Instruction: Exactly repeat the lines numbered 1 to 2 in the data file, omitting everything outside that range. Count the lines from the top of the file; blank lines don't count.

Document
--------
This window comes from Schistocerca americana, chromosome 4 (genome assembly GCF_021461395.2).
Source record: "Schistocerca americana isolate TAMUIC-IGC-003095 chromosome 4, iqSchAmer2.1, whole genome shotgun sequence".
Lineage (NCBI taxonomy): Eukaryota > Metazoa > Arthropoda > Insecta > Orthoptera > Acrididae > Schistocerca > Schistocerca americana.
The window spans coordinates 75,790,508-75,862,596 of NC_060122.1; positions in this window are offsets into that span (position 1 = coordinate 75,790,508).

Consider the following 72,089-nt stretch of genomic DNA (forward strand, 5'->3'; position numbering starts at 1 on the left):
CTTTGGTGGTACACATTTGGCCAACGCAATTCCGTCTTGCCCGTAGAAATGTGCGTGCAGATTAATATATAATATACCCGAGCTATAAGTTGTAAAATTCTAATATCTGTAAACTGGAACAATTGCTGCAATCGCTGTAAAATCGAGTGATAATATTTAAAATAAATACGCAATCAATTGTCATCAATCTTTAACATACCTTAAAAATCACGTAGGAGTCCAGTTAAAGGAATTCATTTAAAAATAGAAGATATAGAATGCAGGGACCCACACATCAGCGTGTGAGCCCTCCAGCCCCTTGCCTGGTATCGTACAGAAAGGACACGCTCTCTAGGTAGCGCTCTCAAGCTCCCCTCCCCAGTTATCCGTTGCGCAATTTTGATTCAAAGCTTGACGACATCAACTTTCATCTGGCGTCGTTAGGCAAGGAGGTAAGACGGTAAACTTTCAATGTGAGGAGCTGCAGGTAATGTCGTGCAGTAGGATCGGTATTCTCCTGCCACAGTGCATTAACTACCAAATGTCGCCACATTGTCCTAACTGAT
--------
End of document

This window comes from Schistocerca americana, chromosome 4 (genome assembly GCF_021461395.2).
Source record: "Schistocerca americana isolate TAMUIC-IGC-003095 chromosome 4, iqSchAmer2.1, whole genome shotgun sequence".